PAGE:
2021 King George: Aidan O'Brien on Love's chances in Saturday's Group 1 at Ascot
Saturday: 3.35 Ascot
King George VI And Queen Elizabeth Qipco Stakes (Group 1) | 1m4f, 3yo+ | ITV/SKY
Love, the Ballydoyle superfilly who has the potential to replace the retired Enable in terms of public affection, is reported in prime form to continue the excellent recent record of fillies and mares in the King George VI And Queen Elizabeth Qipco Stakes.
Five of the last nine winners have been in this category – Danedream (2012), Taghrooda (2014) and Enable (2017, 2019, 2020) – and Love, successful in her last four Group 1s by an aggregate margin of almost 20 lengths, will start hot favourite to prove she's a genuine superstar.
The concession of 8lb to the Derby winner Adayar makes it a tough task, but trainer Aidan O'Brien is upbeat about her prospects of managing to do so if the ground remains fast.
Good to firm was Friday's going description, but between eight and 13 millimetres of rain is forecast in possible thunderstorms on Saturday, much of that coming during racing.
Love, whose rampant, runaway wins in the 1,000 Guineas, Oaks and Yorkshire Oaks last season on good ground simply took the breath away, was more workmanlike in the Prince of Wales's Stakes on her 2021 return at the royal meeting last month.
That final-furlong battle over a 1m2f trip below her optimum should have blown any cobwebs away and put her spot-on for Ascot's midsummer showpiece.
Older runners have a vastly superior record to three-year-olds in the King George since 1988. Twenty two winners have been aged four and upwards, with the Classic generation responsible for 11 victories.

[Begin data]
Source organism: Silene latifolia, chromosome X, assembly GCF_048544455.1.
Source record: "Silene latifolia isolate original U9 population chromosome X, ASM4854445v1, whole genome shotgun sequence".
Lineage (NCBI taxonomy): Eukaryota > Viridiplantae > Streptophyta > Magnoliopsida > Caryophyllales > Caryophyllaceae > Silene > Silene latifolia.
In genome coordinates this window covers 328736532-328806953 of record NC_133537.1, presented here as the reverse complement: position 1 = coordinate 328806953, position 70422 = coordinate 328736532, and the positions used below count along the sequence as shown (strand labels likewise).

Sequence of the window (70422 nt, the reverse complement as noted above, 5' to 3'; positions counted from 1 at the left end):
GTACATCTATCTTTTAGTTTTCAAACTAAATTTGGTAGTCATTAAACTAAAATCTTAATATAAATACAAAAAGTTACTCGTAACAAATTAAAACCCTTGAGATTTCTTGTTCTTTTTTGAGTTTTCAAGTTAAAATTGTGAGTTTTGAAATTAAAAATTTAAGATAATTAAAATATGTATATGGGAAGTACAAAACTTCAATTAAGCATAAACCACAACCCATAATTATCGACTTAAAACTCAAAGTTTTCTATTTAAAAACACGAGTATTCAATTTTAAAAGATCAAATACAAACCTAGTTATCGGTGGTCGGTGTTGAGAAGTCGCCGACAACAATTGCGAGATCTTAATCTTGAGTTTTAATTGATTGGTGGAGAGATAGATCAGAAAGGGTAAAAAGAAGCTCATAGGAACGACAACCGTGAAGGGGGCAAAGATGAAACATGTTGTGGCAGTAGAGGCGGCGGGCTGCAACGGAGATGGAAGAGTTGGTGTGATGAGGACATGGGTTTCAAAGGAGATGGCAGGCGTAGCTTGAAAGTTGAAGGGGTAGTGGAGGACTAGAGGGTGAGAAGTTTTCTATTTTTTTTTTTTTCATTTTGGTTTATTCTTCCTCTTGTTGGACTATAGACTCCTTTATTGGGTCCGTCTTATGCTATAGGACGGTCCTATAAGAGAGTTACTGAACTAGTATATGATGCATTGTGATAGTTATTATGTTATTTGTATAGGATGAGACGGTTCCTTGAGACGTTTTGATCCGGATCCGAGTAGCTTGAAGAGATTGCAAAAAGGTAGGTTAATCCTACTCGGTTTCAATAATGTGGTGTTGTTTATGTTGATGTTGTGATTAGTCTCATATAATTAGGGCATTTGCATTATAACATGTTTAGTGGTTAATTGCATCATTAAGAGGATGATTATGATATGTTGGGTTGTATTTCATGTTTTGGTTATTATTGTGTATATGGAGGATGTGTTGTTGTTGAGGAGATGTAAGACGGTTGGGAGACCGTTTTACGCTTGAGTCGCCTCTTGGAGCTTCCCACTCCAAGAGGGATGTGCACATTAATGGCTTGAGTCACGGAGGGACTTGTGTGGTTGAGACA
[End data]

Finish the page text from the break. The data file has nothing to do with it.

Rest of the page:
"Love is very good," O'Brien said. "We're all very happy with her and the fact that she's been around the track is a big help. She's very genuine, you saw that in her the last day. The trip is fine and the ground should be too."
O'Brien also runs Broome in a race he has landed four times. He said: "Broome is a very straightforward and consistent horse. We were delighted with his win in France, where he showed a really good attitude. We haven't done a whole lot with him since, but he's been in good form."
'I genuinely think Adayar should be bang there'
William Buick believes that a weight-for-age allowance of up to 11lb that the three-year-old Adayar receives from his elders gives him a significant advantage in a crackerjack of a King George.
The son of Frankel oozed class when landing the Derby by four and a half lengths under Adam Kirby from Mojo Star, and he bids to become only the fifth Derby winner since 1988 to go on to take the Ascot Group 1.
For a long time during the last century, the King George was viewed as the natural stepping-stone for a Derby winner en route to the Arc, but that is no longer the case.
Twelve winners of the premier Classic have attempted the famous double since 1988, with only Nashwan, Generous, Lammtarra and Galileo managing to do so. In fact, only three Derby winners since Galileo in 2001 have tackled the King George, with Kris Kin, third to Alamshar in 2003, faring best of them.